Ethic theaters, in fact, are the richest source of opportunity for minority actors. ``We can't really depend on anyone else,'' says Larry Leon Hamlin, founder and executive artistic director of the North Carolina Black Repertory Company in Winston-Salem. His company hosted the first National Black Theatre Festival there last year, which attracted over 250 professional and amateur companies.
In mainstream theaters, black actors and technicians are finding some work, but not a substantial amount. ``It hasn't broken open yet ... but there seems to be a lot of dialogue in that direction,'' Mr. Hamlin says.
Hispanic theater relies heavily on networking within its own community. ``You can find Hispanic theater in Minnesota, Florida, Connecticut - it's really flourishing all over the country,'' says Carlos Carrasco, editor of La Nueva OLA, a newsletter for the Hispanic Organization of Latin Actors. ``However, the difference between these companies evolving and having good seasons, ... and any crossover into the mainstream - there's still quite a dichotomy there.''
``Nontraditional casting,'' however, is one way to get talented minority actors onto more mainstream stages. Though far from commonplace, the practice is growing among nonprofit theaters nationwide. The intent is to give minorities a chance to perform roles traditionally denied them because of racism - such as casting a black man as Hamlet, or Asians in Dickens's ``The Christmas Carol.''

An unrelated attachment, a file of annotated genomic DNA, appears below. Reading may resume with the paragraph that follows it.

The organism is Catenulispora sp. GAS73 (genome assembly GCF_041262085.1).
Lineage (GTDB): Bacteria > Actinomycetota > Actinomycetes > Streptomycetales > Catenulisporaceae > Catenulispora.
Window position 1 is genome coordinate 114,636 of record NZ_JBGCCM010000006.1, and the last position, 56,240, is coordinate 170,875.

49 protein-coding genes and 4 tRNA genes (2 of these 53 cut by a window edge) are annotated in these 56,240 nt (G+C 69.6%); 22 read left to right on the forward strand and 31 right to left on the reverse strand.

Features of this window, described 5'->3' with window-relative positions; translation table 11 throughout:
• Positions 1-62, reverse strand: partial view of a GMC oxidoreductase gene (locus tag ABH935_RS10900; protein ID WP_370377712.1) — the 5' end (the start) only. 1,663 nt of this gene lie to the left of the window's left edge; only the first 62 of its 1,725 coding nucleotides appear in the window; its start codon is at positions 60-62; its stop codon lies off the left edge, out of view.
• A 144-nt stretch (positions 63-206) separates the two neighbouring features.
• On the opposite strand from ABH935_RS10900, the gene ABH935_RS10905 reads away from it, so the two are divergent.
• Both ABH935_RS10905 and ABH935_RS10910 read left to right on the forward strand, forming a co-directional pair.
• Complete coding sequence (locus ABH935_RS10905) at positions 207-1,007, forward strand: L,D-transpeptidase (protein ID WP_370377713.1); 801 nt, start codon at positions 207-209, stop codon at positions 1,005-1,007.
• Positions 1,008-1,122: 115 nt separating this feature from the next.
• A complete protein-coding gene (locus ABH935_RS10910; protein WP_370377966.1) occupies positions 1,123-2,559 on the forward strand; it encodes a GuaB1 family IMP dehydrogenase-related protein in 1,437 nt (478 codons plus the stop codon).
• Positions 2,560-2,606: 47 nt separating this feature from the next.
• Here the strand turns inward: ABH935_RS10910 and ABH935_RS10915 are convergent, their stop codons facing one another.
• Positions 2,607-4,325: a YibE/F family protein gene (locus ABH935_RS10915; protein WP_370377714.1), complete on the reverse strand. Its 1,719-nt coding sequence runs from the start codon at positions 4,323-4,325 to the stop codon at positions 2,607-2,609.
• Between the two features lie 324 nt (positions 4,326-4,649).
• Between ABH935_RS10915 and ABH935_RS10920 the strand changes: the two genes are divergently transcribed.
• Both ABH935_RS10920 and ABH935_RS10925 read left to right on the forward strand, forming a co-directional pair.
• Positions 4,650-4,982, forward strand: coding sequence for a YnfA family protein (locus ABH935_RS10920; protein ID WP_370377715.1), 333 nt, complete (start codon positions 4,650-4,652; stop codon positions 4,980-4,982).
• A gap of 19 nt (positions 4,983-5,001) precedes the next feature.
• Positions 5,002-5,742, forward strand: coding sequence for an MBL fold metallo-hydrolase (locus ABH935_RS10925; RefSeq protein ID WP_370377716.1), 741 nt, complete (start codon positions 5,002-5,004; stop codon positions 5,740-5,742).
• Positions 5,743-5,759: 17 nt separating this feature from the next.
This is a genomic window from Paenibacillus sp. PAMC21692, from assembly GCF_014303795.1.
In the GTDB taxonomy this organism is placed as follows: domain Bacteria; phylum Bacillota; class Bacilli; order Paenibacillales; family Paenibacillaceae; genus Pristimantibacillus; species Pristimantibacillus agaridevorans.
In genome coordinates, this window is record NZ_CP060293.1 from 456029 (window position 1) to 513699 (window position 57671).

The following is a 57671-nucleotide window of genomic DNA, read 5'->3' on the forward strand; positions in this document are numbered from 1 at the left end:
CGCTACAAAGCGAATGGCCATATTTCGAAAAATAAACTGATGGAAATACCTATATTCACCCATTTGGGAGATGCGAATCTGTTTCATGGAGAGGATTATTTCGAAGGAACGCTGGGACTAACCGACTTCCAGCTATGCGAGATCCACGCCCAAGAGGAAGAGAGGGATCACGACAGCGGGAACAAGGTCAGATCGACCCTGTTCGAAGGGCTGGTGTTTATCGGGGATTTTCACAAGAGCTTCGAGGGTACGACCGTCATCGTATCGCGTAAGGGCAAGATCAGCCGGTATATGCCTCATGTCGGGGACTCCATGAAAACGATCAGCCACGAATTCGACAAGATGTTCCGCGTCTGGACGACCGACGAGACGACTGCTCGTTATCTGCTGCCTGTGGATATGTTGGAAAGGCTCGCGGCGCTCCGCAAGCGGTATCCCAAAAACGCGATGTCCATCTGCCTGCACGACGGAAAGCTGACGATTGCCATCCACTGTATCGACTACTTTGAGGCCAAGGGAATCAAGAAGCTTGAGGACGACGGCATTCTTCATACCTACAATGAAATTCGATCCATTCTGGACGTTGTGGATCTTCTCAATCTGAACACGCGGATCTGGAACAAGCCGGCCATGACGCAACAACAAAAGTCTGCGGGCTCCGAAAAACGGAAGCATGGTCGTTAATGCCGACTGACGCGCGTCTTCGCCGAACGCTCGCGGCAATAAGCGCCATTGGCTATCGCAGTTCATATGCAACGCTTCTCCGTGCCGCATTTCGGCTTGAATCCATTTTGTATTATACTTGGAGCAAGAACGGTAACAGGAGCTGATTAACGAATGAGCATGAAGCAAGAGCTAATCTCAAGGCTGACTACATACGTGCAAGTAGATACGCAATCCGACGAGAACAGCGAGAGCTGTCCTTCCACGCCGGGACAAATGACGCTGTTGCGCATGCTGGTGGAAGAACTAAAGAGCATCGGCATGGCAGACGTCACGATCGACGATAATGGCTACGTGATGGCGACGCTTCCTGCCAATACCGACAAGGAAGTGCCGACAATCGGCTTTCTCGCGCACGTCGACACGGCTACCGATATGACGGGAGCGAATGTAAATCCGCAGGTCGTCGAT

Nontraditional casting is a ``response to gross inequities of opportunity out there,'' says Joanna Merlin, co-founder of the Nontraditional Casting Project in New York. In 1986, Equity completed a four-year study which found that over 90 percent of all actors hired in professional theaters were white.
``We're not saying you have to take five actors for every show who are ethnic - you can't legislate art,'' says Ms. Merlin, also a casting director for Asian projects. ``But we're promoting the broadening of the entire pool from which the selection is made.''
But theaters find that adopting nontraditional casting isn't easy.
``For the first couple of years, it can be a torturous thing to go through,'' says Zelda Fichhandler, co-founder and producing director for 40 years at the Arena Stage in Washington, D.C. ``It can feel like an affirmative action program for a while,'' she says, which is extraneous to the intentions of theater. But after several years, it has become ``really natural,'' she says. ``It's part of your artist freedom, not a limit upon it.''